Photo credit: rawpixel.com from Pexels

by Daniel Fink, MD, Chair, The Quiet Coalition

In a word, “Yes!”  This article by Robert Hume,The Irish Examiner, discusses the many ways noise pollution damages health. The scientific evidence is overwhelming and incontrovertible.

The “deniers” may try to sow doubt, as with tobacco smoke causing cancer or climate change being real, but there can no longer be any rational doubt that environmental noise causes hearing loss and non-auditory health effects, including hypertension, diabetes, cardiovascular disease, and death. There is still a Flat Earth Society, and the conservative Heartland Institute still claims that there is doubt about cigarette smoking causing lung cancer. But these deniers of reality are clearly on the fringe, avoiding rational consideration of the scientific evidence.

Some noise may be an unavoidable product of modern society, but our world doesn’t have to be as noisy as it is.

The first publication about noise as a public health hazard appeared fifty years ago (pdf). If enough people complain to their elected representatives, many steps can be taken to make the environment quieter. This is already happening in Europe, where noise is recognized as a health hazard.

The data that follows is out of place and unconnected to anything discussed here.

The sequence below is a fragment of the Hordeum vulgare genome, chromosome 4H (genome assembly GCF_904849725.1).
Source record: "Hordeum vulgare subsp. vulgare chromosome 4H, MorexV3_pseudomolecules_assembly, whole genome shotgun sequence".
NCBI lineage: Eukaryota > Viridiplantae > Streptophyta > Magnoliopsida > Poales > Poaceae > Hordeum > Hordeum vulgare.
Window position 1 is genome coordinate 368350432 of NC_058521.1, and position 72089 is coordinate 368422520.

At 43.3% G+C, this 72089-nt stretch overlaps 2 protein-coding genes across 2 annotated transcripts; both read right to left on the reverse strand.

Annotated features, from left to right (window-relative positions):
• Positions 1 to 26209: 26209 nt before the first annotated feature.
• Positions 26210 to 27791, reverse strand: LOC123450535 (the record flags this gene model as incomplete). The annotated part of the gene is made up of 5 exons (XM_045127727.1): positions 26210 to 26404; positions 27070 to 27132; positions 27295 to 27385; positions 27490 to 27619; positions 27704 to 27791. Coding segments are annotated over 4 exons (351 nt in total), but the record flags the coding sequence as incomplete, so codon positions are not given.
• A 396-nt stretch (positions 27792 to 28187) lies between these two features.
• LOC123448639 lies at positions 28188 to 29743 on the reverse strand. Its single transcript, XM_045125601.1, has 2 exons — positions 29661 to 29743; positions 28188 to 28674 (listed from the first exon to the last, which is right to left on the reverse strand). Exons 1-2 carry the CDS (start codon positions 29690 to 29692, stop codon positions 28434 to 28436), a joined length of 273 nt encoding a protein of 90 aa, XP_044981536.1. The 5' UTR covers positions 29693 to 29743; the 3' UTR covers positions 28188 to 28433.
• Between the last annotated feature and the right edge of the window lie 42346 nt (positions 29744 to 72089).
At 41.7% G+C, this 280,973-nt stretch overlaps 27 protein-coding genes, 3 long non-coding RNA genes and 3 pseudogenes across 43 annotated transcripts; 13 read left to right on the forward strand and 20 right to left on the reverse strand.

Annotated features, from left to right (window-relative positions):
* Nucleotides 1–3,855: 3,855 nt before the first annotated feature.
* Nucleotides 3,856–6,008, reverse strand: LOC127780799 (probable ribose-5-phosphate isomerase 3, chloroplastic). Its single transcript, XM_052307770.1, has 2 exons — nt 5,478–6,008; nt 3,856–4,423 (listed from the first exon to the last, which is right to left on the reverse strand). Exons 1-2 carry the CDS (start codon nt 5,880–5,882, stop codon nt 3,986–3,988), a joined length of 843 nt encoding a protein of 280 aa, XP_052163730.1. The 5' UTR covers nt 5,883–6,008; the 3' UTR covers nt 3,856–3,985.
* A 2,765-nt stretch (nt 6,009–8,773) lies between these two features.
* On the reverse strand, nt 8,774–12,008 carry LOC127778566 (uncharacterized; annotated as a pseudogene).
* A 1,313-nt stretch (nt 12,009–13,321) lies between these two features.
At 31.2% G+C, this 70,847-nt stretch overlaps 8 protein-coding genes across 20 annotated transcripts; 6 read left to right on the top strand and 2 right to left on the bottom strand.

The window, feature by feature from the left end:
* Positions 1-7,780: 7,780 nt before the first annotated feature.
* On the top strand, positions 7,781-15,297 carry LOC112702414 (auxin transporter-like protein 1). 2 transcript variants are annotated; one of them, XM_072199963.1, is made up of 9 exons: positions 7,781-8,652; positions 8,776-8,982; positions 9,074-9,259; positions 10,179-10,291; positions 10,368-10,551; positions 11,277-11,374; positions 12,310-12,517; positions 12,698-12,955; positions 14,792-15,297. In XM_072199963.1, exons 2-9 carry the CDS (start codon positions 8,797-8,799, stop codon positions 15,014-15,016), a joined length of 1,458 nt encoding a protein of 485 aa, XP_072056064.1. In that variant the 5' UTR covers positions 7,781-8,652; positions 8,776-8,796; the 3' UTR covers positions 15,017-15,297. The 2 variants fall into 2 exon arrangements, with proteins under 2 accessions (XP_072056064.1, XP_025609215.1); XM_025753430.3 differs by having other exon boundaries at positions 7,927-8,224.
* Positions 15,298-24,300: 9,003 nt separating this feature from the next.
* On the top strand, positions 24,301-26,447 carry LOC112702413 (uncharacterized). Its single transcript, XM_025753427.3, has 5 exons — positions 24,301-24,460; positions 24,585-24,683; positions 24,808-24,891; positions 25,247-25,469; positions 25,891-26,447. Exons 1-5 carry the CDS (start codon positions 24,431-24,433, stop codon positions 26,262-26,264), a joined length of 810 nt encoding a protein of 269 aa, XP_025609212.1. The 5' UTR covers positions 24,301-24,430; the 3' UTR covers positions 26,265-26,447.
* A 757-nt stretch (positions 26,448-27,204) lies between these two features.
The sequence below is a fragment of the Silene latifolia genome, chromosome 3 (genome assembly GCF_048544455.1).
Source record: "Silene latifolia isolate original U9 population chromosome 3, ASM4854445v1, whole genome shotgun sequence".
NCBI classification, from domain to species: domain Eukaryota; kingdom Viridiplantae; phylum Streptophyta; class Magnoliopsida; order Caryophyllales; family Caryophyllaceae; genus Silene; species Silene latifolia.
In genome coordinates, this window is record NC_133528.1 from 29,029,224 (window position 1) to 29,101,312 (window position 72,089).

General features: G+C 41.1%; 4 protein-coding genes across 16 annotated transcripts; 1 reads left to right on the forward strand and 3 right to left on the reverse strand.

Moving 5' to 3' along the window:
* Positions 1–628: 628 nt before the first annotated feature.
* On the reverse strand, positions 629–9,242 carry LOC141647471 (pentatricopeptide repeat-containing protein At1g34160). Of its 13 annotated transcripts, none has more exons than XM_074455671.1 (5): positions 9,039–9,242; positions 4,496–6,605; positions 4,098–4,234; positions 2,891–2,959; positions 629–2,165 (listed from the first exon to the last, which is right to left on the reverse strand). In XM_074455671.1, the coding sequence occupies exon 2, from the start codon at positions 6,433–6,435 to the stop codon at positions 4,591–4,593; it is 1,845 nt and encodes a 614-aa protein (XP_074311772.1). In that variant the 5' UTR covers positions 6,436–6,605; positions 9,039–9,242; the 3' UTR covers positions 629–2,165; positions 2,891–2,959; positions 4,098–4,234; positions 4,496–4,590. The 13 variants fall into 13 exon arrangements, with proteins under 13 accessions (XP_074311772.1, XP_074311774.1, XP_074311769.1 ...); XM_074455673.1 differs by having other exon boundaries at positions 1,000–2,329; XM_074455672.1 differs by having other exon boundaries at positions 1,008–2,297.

What are we waiting for in the U.S.?

Dr. Daniel Fink is a leading noise activist based in the Los Angeles area. He is the founding chair of The Quiet Coalition, an organization of science, health, and legal professionals concerned about the impacts of noise on health, environment, learning, productivity, and quality of life in America. Dr Fink also is the interim chair of Quiet Communities’ Health Advisory Council, and he served on the board of the American Tinnitus Association from 2015-2018.